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Articles by Harold Hempstead

SCOTUS Announces Government Must Prove Physicians in § 841 Prosecutions ‘Knowingly and Intentionally’ Exceeded Their Authorization to Prescribe Controlled Substances, Such as Opioids

by Harold Hempstead

The Supreme Court of the United States (“SCOTUS”) held that 28 U.S.C. § 841’s “knowingly or intentionally” mens rea requirement applies to the “except as authorized” clause in criminal prosecutions against physicians, meaning that the Government must prove beyond a reasonable doubt that the defendant-physician had the ...

Third Circuit Announces First Step Act Applies Retroactively to Defendant Whose Pre-Act Sentence Vacated After Act’s Enactment

by Harold Hempstead

The U.S. Court of Appeals for the Third Circuit joined the Fourth, Seventh, and Ninth Circuits regarding the retroactivity of the First Step Act of 2018 (“FSA”) in holding that defendants who have their sentences imposed prior to the enactment of the FSA and vacated after its ...

SCOTUS: § 1983 Claim Cannot Be Based on Violation of Miranda Because Not Tantamount to Violation of Fifth Amendment

by Harold Hempstead

The Supreme Court of the United States (“SCOTUS”) held that a violation of the warnings provided for in Miranda v. Arizona, 384 U.S. 436 (1966), does not provide a basis for a claim under 42 U.S.C. § 1983.

In March 2014, Los Angeles County Sheriff’s ...

California Court of Appeal: Assembly Bill 124 Applies Retroactively and Includes Psychological Trauma Based Upon Mental Illness as Mitigating Factor Under § 1170(b)(6)

by Harold Hempstead

On April 8, 2022, the Court of Appeal of California, Fifth Appellate District, held that Assembly Bill No. 124 (2021-2022. Reg. Sess.) (Stats. 2021, ch. 695, §§ 5-6) (“AB-124”) applies retroactively to all judgments that were not yet final on the date that the law was passed, ...

Sixth Circuit Announces Full, Unconditional Pardon, Regardless of Issue of Innocence, Meets Heck Requirement of Invalidated Conviction; § 1983 Claims May Be Pursued

by Harold Hempstead

The U.S. Court of Appeals for the Sixth Circuit held that Heck v. Humphrey, 512 U.S. 477 (1994), does not bar a plaintiff who received a full, unconditional pardon from filing a § 1983 claim raising constitutional violations relating to their criminal conviction.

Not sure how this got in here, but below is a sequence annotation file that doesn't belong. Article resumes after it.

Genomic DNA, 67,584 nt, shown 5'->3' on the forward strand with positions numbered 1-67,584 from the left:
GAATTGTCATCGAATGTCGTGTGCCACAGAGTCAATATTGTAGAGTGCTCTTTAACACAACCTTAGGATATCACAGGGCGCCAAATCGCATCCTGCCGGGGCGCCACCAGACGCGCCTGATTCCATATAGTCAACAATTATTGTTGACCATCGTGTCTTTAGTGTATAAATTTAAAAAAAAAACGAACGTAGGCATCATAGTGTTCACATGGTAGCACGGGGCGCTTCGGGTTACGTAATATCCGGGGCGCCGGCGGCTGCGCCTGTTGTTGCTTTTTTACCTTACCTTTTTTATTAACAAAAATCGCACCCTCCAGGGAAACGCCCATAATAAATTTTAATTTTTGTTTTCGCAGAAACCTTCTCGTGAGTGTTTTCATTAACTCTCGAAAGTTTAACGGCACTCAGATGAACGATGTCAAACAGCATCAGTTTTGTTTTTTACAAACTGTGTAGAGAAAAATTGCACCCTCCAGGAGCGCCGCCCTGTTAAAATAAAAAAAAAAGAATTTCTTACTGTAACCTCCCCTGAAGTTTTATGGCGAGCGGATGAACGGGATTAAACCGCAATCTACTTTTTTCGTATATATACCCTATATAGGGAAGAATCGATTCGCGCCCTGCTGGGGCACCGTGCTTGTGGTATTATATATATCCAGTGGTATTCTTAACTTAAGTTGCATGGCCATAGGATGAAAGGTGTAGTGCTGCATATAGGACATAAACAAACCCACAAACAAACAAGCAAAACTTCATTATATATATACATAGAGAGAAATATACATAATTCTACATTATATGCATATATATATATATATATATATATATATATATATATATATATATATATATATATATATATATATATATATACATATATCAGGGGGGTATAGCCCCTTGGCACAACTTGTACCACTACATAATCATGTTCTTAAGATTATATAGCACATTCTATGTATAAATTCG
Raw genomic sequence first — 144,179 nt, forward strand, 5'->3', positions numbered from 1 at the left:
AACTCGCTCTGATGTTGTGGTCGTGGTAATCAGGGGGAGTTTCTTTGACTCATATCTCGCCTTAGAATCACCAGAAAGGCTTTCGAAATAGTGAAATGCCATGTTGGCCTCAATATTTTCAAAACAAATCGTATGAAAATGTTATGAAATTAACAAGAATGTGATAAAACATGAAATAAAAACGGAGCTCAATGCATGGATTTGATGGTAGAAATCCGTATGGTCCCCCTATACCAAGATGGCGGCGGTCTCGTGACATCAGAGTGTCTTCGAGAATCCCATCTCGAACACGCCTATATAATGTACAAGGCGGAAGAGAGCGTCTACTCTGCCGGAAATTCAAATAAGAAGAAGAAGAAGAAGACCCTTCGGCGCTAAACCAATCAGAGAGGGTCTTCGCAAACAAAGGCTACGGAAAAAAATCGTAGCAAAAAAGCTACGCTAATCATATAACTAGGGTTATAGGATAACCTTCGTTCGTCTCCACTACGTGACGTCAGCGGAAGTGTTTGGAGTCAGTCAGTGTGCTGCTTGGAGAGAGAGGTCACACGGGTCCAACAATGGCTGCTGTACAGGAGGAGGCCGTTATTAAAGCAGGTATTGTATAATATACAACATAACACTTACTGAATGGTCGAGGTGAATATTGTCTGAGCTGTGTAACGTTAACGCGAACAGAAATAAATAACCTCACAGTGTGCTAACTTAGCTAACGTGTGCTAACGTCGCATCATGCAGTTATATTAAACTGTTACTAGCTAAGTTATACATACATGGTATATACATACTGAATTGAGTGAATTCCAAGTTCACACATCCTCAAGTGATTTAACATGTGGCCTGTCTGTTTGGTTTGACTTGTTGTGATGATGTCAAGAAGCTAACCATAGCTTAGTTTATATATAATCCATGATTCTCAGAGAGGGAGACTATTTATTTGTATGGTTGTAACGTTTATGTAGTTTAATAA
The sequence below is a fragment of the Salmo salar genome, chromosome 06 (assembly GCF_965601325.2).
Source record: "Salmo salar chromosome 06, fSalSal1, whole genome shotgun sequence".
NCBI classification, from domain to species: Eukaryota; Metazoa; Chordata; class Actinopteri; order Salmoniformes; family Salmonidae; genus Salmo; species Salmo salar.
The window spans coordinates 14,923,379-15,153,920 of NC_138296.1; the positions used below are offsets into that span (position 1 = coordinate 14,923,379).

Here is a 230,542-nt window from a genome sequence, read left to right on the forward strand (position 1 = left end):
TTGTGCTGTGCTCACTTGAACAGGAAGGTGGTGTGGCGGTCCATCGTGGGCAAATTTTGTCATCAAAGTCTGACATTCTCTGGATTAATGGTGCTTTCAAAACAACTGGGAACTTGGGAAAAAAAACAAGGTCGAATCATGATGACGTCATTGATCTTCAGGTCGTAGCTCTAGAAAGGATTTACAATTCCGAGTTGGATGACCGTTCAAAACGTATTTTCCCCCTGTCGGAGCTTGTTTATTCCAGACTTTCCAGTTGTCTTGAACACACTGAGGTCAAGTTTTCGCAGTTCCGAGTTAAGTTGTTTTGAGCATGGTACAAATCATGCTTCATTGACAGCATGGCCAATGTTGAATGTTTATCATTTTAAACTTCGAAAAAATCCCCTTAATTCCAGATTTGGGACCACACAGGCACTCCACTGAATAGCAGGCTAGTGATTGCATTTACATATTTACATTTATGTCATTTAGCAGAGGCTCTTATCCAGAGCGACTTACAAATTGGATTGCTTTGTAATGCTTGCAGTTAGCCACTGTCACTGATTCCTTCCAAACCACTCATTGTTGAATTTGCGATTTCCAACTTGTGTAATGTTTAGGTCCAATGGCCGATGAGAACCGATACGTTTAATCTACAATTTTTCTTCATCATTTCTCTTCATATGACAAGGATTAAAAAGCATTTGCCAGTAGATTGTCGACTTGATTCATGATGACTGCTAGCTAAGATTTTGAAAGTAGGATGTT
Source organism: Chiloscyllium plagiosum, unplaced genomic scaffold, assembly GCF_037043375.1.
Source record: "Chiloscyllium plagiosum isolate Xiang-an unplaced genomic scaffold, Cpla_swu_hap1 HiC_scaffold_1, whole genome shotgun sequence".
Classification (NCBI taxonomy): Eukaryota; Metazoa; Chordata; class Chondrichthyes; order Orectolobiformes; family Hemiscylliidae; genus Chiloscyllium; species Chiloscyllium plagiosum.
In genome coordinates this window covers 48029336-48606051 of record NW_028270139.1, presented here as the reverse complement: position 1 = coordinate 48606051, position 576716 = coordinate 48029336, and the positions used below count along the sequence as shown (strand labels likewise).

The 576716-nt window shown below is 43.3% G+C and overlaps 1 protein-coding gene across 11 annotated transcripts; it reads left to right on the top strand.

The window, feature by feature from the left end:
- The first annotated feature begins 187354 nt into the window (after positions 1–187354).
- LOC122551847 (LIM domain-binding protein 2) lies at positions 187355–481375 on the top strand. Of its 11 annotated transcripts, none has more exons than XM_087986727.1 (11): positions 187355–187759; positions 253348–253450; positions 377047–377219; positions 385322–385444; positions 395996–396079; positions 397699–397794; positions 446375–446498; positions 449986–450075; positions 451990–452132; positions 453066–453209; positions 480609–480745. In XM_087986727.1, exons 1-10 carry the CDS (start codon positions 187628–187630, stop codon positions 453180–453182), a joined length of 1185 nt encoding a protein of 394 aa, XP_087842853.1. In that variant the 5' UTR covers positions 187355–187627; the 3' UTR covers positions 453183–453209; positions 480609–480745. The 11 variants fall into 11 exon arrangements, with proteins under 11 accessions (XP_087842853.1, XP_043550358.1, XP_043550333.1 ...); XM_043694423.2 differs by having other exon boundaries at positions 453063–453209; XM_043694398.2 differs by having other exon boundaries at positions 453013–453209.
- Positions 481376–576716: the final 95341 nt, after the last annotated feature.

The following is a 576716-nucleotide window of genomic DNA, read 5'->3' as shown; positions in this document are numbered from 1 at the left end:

In 2008, Johnetta ...

Colorado Supreme Court Announces Courts Not Required to Address All 11 Brown Factors in Ruling on Defendant’s Motion for Continuance to Change Counsel

by Harold Hempstead

In addressing an issue of first impression, the Supreme Court of Colorado en banc clarified its decision in People v. Brown, 322, P.3d 214 (Colo. 2014), by instructing that trial courts are not required to make explicit findings with respect to each and every one of ...

Missouri Supreme Court: Defendant Entitled to ‘Castle Doctrine’ Jury Instruction Even Though Assailant Not Unlawfully in Vehicle at Very Moment of Use of Deadly Force

by Harold Hempstead

The Supreme Court of Missouri en bancheld that “substantial evidence existed to support a castle doctrine instruction” and that Andrea S. Straughter was prejudiced by the Circuit Court’s failure to give said jury instruction.

On May 17, 2018, Straughter drove her acquaintance, Nicholas Ward, to the home ...

Federal Prosecutors Directed to Stop Obtaining Compassionate Release Waivers From Defendants During Plea Agreements and to Not Enforce Previously Obtained Waivers

by Harold Hempstead

On March 11, 2022, the Deputy Attorney General of the U.S. Department of Justice (“DOJ”) issued a Memorandum directing federal prosecutors to stop the practice of requiring defendants, as part of their plea agreement, to waive their rights to pursue compassionate release under 18 U.S.C. § 3582 ...

Fourth Circuit: Good Cause Not Required to Withdraw Consent to Magistrate Judge’s Jurisdiction Prior to Other Parties Consenting

by Harold Hempstead

The U.S. Court of Appeals for the Fourth Circuit held that a party who consents to the jurisdiction of a magistrate judge and then requests to withdraw that consent prior to the other party consenting is not required to show good cause.

Malcom Muhammad sued multiple prison ...

Filmmaker Got Back His $69,000 ‘Stolen’ by DEA Agent, Plus a $15,000 Settlement

by Harold Hempstead

In August 2021, the U.S. Government agreed to pay Keddins Etiennes, an independent filmmaker, a $15,000 settlement, in addition to the approximately $69,000 they previously returned to Etiennes, that DEA Agent Antonio LoGrande unlawfully seized from him.

On January 7, 2020, a Transportation Security Administration (“TSA”) officer ...

 

 

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